7. The report need not be made immediately or without some reasonable effort at remediation, particularly where the consequences of reporting the violation may be more harmful to the lawyer’s client than some alternative course of action. Once a report has been made to an appropriate authority, notwithstanding the existence of other authorities to which the report could have been made, the reporting lawyer’s obligation under the Code will be deemed satisfied.
8. In N.Y. State 531 (1981), the Committee, in holding that members of an LAP may ethically refrain from reporting professional misconduct, noted that the LAP “committee of the bar stands in a position analogous to that of ‘a tribunal or other authority empowered to investigate or act.'” In this opinion we clarify that an LAP is not an appropriate authority to which misconduct can be reported. In contrast to a tribunal or grievance committee, an LAP has no formal powers. LAP services are voluntary. Although an LAP may seek to assist a lawyer in need of assistance, the lawyer does not need to respond and may refuse the assistance of the LAP. Furthermore, without the assistance of the affected lawyer, the LAP has no power to investigate whether the impairment has resulted in a violation of a Disciplinary Rule.9. The purpose of the reporting requirement is to assist courts, disciplinary agencies and other authorities in policing members of the bar. The focus of an LAP is on assisting in the lawyer’s recovery process, not on any code violations that may have resulted from the lawyer’s impairment. Disciplining a lawyer for a Code violation may be at odds with the recovery process. The fact that a lawyer’s impairment has resulted in a violation of the profession’s disciplinary rules may be a lever to convince the lawyer that he or she needs help. The process of obtaining that help, however, will not satisfy the profession’s obligation to regulate itself.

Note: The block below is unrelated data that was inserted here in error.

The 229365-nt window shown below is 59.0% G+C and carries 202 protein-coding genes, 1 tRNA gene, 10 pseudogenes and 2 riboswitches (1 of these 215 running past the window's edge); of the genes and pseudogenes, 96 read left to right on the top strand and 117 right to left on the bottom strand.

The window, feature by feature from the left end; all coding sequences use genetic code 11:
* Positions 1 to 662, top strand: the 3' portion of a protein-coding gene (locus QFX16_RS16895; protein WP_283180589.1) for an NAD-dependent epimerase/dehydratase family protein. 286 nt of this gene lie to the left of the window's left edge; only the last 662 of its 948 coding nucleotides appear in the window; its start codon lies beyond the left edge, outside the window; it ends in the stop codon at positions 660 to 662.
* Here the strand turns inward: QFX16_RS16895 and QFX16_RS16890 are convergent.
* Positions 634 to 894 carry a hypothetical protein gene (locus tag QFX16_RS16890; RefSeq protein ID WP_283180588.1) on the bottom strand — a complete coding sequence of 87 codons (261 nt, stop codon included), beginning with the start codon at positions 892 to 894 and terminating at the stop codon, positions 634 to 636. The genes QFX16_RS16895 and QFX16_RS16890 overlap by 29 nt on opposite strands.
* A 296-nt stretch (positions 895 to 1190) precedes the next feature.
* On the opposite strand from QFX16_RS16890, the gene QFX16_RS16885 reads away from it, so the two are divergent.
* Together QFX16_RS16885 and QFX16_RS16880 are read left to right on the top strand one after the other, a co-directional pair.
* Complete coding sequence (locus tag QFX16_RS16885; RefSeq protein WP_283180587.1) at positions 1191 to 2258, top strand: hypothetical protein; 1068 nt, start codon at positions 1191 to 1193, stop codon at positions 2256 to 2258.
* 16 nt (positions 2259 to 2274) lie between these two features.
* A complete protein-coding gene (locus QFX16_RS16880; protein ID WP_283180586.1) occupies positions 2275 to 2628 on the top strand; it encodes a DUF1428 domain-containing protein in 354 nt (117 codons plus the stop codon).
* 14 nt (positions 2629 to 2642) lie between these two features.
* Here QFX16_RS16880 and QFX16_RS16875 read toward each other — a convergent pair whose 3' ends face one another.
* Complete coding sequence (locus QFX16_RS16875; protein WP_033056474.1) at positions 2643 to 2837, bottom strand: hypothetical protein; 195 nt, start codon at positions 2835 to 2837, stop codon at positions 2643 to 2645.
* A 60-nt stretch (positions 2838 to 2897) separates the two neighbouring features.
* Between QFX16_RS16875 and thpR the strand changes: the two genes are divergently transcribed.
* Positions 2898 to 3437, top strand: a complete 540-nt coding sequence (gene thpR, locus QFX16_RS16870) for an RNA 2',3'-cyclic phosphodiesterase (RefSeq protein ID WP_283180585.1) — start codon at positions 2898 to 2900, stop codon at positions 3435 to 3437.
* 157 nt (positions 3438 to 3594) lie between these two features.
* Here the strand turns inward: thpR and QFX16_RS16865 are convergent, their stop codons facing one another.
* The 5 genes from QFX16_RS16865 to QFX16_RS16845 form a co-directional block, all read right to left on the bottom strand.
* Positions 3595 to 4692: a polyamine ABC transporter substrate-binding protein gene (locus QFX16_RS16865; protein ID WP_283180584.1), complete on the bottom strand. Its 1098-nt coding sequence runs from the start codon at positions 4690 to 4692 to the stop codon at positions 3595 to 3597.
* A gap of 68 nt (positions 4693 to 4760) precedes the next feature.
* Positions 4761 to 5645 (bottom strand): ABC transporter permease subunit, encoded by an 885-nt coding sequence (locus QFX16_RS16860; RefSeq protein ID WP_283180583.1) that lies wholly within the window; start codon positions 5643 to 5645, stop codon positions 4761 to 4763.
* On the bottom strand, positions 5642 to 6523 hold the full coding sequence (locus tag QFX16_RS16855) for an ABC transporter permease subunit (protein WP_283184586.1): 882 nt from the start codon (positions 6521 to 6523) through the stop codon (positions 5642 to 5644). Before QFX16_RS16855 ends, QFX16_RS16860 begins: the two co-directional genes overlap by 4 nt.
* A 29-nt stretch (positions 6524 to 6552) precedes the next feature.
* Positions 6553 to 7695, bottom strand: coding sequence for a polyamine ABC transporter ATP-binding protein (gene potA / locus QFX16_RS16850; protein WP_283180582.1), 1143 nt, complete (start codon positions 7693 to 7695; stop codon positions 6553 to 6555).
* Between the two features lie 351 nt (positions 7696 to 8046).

10. A lawyer who is required under DR 1-103(A) to report knowledge of misconduct “that raises a substantial question as to another lawyer’s honesty, trustworthiness or fitness as a lawyer” may report that knowledge to those agencies described above. Reporting the lawyer’s conduct to a lawyer assistance program, while salutary, does not satisfy the lawyer’s ethical reporting requirement.(4-08)